FDA to prohibit certain uses of cephalosporin antibiotics in food animals


FDA to prohibit certain uses of cephalosporin antibiotics in food animals

Veterinarians allowed limited extra-label use in cattle, swine other species
Jan 04, 2012
By dvm360.com staff
National Report — The U.S. Food and Drug Administration (FDA) issued an order Jan. 4 prohibiting certain uses of cephalosporins in food animals after April 5.

The new order, FDA says, takes into consideration “substantial public comment the agency received on a similar order it issued in 2008, but revoked prior to implementation.” FDA contends the new rules will help preserve the effectiveness of cephalosporins for treating human diseases by reducing the risk of cephalosporin resistance in certain bacterial pathogens.

The order prohibits “extra-label” or unapproved uses of cephalosporins in cattle, swine, chickens and turkeys. Specifically, the new rule bans the use of cephalosporins at unapproved dose levels, frequencies, durations or routes of administration; using cephalosporin drugs in cattle, swine, chickens or turkeys that are not approved for use in that species (such as cephalosporin drugs intended for humans or companion animals); or using cephalosporin drugs for disease prevention.

The 2008 order, which was previously issued and revoked by FDA, banned extra-label uses of cephalosporins in food-producing animals without exceptions. FDA says the order does not limit the use of cephapirin, an older cephalosporin that FDA does not believe contributes significantly to antimicrobial resistance.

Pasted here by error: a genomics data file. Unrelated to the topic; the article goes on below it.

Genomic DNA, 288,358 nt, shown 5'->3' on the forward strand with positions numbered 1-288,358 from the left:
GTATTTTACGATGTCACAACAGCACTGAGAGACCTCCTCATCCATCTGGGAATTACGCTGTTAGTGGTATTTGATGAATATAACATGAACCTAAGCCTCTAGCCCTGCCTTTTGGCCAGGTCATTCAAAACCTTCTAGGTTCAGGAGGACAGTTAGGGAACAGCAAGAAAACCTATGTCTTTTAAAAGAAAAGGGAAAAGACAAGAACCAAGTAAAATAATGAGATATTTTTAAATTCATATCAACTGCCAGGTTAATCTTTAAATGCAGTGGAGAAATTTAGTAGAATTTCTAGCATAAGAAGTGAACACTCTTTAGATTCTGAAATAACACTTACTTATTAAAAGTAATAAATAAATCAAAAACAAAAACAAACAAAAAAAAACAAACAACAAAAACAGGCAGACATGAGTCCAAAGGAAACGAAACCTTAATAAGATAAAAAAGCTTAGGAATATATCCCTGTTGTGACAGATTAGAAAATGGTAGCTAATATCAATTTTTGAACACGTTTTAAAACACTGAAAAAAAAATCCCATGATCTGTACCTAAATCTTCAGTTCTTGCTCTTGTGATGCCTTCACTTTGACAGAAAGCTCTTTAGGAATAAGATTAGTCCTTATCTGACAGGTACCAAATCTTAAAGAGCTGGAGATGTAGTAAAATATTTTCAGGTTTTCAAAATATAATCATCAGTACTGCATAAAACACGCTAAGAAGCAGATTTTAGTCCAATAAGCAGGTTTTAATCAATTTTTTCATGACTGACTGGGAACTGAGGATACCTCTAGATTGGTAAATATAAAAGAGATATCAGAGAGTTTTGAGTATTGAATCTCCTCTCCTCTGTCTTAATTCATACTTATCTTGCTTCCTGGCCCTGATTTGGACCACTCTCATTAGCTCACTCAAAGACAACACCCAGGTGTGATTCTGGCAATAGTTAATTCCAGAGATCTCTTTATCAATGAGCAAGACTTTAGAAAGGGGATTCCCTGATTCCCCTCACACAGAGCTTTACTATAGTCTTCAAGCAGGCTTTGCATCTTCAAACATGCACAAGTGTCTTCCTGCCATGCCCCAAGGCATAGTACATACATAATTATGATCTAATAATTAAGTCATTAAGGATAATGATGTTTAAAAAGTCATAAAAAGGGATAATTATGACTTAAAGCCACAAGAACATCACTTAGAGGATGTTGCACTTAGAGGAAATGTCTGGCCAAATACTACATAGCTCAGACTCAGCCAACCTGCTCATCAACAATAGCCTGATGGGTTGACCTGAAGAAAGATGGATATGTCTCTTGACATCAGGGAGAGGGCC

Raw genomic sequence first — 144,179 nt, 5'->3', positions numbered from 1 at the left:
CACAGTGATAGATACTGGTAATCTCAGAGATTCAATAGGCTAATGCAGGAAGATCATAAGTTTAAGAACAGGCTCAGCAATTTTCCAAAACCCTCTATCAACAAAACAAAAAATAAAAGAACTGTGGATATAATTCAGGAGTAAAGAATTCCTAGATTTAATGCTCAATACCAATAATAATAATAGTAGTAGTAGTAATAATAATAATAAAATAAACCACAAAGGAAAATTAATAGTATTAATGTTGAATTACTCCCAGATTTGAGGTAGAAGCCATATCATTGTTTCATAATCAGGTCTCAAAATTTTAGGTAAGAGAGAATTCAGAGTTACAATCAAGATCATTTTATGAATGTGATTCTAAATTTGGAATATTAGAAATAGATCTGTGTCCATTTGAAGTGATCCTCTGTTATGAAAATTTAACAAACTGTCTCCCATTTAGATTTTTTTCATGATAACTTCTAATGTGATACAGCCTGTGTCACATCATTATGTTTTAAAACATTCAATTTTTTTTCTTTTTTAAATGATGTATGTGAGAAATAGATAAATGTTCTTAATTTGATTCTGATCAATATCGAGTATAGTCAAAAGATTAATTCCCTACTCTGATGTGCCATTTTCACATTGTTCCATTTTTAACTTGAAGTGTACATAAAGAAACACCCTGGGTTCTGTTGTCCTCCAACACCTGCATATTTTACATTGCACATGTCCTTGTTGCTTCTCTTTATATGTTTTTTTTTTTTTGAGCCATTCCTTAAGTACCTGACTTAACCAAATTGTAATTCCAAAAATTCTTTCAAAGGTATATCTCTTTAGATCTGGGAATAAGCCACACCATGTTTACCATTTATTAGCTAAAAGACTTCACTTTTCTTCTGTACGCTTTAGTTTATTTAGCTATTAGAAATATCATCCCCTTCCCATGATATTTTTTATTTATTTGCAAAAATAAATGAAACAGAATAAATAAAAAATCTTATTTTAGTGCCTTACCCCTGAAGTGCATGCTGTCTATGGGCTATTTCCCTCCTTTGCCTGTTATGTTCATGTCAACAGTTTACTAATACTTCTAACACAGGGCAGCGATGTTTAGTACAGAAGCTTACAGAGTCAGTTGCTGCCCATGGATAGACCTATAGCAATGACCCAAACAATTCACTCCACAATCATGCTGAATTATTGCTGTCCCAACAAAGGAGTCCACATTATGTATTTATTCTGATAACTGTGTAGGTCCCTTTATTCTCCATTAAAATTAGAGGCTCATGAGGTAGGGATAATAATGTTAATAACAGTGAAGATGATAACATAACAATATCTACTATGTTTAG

Veterinarians will still be able to use or prescribe cephalosporins for limited extra-label use in cattle, swine, chickens or turkeys as long as they follow the dose, frequency, duration, and route of administration that is on the label, according to FDA. Veterinarians may also use or prescribe cephalosporins for extra-label uses in minor species of food-producing animals, such as ducks or rabbits.

"We believe this is an imperative step in preserving the effectiveness of this class of important antimicrobials that takes into account the need to protect the health of both humans and animals," says Michael R. Taylor, FDA's deputy commissioner for foods.

Comments on the new order may submitted Jan. 6 to March 6.

The new order of prohibition's comment period is from Jan. 6 to March 6, 2012. To comment on the order of prohibition, visit regulations.gov and enter FDA-2008-N-0326 in the keyword box.

FDA will consider the comments prior to implementation of this order of prohibition on April 5, 2012.